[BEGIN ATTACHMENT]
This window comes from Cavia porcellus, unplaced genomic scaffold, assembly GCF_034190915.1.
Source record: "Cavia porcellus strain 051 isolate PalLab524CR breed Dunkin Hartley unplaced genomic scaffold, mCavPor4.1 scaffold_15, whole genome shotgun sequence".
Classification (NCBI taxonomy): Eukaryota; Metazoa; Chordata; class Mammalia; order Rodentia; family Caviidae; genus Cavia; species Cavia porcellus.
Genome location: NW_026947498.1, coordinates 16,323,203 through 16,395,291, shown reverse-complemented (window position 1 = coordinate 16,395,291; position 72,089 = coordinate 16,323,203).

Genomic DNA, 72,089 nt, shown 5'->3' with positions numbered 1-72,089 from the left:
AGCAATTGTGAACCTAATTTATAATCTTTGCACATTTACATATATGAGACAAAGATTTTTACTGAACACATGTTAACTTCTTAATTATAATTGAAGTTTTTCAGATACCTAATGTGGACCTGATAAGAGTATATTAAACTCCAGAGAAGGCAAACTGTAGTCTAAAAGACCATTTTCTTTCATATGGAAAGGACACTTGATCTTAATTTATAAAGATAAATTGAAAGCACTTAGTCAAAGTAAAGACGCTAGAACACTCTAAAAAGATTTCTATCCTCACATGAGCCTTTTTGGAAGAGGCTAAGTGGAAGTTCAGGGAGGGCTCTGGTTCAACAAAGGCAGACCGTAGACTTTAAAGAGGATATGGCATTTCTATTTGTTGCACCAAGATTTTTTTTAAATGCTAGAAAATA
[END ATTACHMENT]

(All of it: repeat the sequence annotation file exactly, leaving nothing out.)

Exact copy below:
This window comes from Cavia porcellus, unplaced genomic scaffold, assembly GCF_034190915.1.
Source record: "Cavia porcellus strain 051 isolate PalLab524CR breed Dunkin Hartley unplaced genomic scaffold, mCavPor4.1 scaffold_15, whole genome shotgun sequence".
Classification (NCBI taxonomy): Eukaryota; Metazoa; Chordata; class Mammalia; order Rodentia; family Caviidae; genus Cavia; species Cavia porcellus.
Genome location: NW_026947498.1, coordinates 16,323,203 through 16,395,291, shown reverse-complemented (window position 1 = coordinate 16,395,291; position 72,089 = coordinate 16,323,203).

Genomic DNA, 72,089 nt, shown 5'->3' with positions numbered 1-72,089 from the left:
AGCAATTGTGAACCTAATTTATAATCTTTGCACATTTACATATATGAGACAAAGATTTTTACTGAACACATGTTAACTTCTTAATTATAATTGAAGTTTTTCAGATACCTAATGTGGACCTGATAAGAGTATATTAAACTCCAGAGAAGGCAAACTGTAGTCTAAAAGACCATTTTCTTTCATATGGAAAGGACACTTGATCTTAATTTATAAAGATAAATTGAAAGCACTTAGTCAAAGTAAAGACGCTAGAACACTCTAAAAAGATTTCTATCCTCACATGAGCCTTTTTGGAAGAGGCTAAGTGGAAGTTCAGGGAGGGCTCTGGTTCAACAAAGGCAGACCGTAGACTTTAAAGAGGATATGGCATTTCTATTTGTTGCACCAAGATTTTTTTTAAATGCTAGAAAATA